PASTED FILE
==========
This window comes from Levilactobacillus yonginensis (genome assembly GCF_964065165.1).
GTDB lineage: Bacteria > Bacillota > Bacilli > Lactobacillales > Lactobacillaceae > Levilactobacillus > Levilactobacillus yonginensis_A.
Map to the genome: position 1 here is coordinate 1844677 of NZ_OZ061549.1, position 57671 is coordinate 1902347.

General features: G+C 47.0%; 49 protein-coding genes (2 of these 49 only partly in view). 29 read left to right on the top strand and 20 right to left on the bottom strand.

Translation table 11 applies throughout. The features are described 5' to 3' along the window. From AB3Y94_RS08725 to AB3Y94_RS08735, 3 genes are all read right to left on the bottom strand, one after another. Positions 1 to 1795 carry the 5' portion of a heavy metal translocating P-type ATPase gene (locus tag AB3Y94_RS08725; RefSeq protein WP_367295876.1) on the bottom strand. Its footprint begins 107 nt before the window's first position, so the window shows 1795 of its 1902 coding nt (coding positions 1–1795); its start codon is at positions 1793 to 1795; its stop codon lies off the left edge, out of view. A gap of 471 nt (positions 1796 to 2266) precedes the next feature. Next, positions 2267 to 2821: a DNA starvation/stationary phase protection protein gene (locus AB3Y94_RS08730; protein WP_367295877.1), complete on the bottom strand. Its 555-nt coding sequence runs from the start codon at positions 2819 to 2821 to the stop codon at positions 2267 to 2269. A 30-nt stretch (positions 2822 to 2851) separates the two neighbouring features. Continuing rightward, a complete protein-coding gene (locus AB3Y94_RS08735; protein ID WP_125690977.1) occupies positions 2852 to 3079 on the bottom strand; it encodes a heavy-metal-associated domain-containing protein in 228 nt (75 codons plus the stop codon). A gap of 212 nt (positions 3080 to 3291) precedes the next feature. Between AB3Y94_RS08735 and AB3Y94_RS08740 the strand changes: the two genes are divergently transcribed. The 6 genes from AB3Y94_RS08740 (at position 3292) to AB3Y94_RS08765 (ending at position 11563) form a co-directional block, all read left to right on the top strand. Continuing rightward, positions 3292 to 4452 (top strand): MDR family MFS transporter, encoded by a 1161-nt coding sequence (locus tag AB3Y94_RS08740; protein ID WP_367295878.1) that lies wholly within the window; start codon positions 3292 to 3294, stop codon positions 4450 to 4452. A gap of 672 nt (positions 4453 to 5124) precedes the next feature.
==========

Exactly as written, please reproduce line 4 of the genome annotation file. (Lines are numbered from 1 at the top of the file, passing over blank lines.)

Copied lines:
General features: G+C 47.0%; 49 protein-coding genes (2 of these 49 only partly in view). 29 read left to right on the top strand and 20 right to left on the bottom strand.